It's hard to read the headlines and not conclude that becoming a homeowner is a terrible idea.
This week, the National Association of Realtors announced that existing-home sales in July had fallen an astounding 25.5 percent from the previous year. Sure, there was a federal tax credit in place last summer. But with single-family home sales at their lowest level since 1995 and unemployment still stubbornly high, home prices may fall further.
In the meantime, millions of homeowners are still far underwater, and government programs to help them have fallen well short of their goals. More foreclosures are coming, casting a deeper shadow over home prices. So it's hardly surprising that the conventional wisdom says that home values will never again rise faster than inflation.
But as with stocks and the weather, it is dangerous to assume any certainty in the housing market. And by wallowing too much in the misery of others, people looking for a new place to live run the risk of thinking every home purchase will end in regret, at least financially.
Many still could, if they buy in hard-hit areas where prices could fall further.
But a mortgage is still a form of long-term forced savings, after all. This is more important than ever, since fewer people have access to generous pensions than they did during the last big housing slump. A 401(k) or similar plan is no bargain, either, with its erratic returns and employer matches that come and go as the economic winds shift. Social Security is also likely to be less generous, and Medicare will probably cost more.
Besides, owning a home isn't just about what shows up on a net worth statement - something that bears repeating after all the "investing" that people thought they were doing when buying homes over the last 10 or 15 years. Many of these more qualitative factors, from living free of a landlord's whim to having access to a good school district or retirement community, haven't changed and probably never will.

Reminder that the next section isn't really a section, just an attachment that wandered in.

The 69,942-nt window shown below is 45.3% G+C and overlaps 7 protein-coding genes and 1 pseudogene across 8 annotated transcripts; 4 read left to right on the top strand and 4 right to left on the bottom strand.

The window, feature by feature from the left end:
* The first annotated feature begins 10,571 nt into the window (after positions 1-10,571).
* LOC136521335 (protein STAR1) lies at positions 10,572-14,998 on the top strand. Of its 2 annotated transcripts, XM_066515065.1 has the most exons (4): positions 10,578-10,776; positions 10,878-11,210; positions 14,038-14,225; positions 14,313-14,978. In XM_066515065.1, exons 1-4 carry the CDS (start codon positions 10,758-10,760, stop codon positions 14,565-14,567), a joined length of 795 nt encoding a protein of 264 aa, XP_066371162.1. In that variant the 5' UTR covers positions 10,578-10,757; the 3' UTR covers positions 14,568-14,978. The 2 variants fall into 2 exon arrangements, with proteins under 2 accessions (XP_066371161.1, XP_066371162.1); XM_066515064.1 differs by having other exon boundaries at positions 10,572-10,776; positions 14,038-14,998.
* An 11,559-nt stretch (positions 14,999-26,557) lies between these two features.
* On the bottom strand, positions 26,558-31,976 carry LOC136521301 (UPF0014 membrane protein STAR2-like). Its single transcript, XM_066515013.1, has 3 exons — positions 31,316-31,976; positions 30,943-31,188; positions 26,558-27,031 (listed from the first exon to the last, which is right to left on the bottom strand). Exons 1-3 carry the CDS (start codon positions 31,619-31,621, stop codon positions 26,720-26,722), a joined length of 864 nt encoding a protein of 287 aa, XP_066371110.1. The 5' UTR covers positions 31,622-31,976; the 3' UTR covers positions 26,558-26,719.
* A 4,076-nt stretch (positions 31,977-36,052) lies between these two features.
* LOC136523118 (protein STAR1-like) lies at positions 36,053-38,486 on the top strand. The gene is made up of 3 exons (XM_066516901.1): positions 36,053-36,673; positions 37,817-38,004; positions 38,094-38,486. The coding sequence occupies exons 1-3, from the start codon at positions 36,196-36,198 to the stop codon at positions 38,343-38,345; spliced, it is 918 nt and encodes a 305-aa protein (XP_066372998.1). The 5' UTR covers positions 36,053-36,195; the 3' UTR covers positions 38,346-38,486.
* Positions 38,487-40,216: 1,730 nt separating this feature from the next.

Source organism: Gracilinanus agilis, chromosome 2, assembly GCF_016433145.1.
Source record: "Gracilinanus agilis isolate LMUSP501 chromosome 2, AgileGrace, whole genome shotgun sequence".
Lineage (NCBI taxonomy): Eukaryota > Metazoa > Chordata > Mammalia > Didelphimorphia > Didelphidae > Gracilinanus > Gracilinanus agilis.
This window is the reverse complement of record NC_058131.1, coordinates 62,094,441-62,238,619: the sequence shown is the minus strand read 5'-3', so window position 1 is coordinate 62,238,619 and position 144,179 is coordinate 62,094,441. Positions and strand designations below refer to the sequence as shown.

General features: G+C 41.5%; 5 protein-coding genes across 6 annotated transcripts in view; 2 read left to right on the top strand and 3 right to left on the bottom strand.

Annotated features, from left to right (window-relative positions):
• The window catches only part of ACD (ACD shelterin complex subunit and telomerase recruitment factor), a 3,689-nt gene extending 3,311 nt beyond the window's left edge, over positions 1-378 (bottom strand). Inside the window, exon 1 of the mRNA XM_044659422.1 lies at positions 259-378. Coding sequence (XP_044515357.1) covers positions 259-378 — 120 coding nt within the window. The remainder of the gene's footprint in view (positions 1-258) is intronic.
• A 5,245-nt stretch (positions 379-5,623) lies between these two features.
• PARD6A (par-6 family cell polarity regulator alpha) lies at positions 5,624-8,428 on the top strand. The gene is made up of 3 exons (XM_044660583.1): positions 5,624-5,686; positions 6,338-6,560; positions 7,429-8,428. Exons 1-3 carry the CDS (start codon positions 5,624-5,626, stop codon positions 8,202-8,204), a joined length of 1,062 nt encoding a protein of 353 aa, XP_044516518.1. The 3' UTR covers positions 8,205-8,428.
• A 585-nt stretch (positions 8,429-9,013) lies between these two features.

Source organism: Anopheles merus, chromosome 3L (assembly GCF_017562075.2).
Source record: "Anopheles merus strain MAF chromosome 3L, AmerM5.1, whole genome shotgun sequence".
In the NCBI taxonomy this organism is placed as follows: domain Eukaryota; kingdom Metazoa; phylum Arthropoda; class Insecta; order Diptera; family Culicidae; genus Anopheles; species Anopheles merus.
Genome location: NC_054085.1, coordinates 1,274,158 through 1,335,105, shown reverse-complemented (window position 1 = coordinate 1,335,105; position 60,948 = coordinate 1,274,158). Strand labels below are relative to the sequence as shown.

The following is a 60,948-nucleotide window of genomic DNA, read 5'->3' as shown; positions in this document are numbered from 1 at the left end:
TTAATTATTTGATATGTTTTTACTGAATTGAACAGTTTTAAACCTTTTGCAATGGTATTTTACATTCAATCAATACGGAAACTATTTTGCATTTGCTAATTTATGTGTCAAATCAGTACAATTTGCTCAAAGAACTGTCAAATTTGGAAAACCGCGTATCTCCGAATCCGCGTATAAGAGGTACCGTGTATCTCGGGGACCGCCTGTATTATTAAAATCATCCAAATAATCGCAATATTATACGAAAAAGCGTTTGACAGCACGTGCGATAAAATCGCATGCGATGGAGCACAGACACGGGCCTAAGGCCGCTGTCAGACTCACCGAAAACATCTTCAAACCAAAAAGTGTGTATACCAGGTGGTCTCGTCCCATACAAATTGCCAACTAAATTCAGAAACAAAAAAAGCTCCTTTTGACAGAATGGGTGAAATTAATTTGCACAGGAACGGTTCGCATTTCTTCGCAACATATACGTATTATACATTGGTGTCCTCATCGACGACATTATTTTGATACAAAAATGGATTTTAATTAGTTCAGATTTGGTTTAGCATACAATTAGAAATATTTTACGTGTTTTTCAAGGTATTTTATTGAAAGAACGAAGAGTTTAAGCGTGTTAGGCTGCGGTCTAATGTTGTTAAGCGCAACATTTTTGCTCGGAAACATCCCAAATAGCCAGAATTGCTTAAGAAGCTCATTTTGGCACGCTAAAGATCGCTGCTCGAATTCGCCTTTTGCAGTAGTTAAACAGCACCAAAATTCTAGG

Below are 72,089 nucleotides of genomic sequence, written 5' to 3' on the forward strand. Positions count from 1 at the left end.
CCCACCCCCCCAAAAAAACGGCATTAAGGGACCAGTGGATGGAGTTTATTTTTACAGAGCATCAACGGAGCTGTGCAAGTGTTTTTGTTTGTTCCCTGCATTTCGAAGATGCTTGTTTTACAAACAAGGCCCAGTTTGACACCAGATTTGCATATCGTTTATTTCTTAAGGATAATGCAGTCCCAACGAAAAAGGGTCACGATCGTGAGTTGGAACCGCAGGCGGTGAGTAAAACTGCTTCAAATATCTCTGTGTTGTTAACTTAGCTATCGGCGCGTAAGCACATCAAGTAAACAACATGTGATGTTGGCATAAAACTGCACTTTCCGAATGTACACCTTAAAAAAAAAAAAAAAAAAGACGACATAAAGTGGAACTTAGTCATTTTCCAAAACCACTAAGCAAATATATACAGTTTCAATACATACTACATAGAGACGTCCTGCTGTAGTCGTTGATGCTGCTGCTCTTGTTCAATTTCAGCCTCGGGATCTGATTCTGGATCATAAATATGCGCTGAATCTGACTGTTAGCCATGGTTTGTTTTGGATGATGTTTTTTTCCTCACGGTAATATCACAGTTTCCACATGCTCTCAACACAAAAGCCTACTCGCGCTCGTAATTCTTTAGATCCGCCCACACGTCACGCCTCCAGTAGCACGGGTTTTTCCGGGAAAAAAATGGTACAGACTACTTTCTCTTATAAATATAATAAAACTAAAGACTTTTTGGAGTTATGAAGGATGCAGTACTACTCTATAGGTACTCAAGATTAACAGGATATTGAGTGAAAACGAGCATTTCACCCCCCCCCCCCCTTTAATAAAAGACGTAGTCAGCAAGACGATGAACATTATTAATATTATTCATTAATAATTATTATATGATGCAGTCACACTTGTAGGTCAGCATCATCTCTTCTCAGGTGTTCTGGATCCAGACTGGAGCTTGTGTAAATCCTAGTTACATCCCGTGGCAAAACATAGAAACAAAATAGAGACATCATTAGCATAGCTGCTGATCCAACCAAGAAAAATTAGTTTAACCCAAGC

It is possible, as a homeowner, to make very little money but still buy plenty of happiness. So before you swear off real estate, reconsider a few of the basics.
WORST CASES Some buyers may rue the day in 2010 they bought their homes. They may end up like those who bought in 2006 and have lost their jobs. Now those people face the difficulty of moving to pursue employment elsewhere because they owe much more than their homes are worth.
Marke Hallowell and Allison Firmat, who are getting married next month, are well aware of the history. Yet they plan to put 5 percent or less down, using a fixed-rate mortgage backed by the Federal Housing Administration, once they find a condominium in southern Orange County, Calif. (They've already been outbid a few times.)
Ms. Firmat is not working, and Mr. Hallowell is a Web developer. Does he worry about mobility problems or making the payments in the event of a job loss, given that he's the sole breadwinner? "We're getting such a good deal on interest rates that we could rent our place out," he said.
Mr. Hallowell and Ms. Firmat say they believe their approach is conservative, at least compared to what they might have done five years ago.
"Nothing is going to change the rate we will have," Mr. Hallowell said. "Condos like the ones we're looking at now were unobtainable in the past, unless we went into something with a total balloon payment. There were times I was tempted, but never seriously."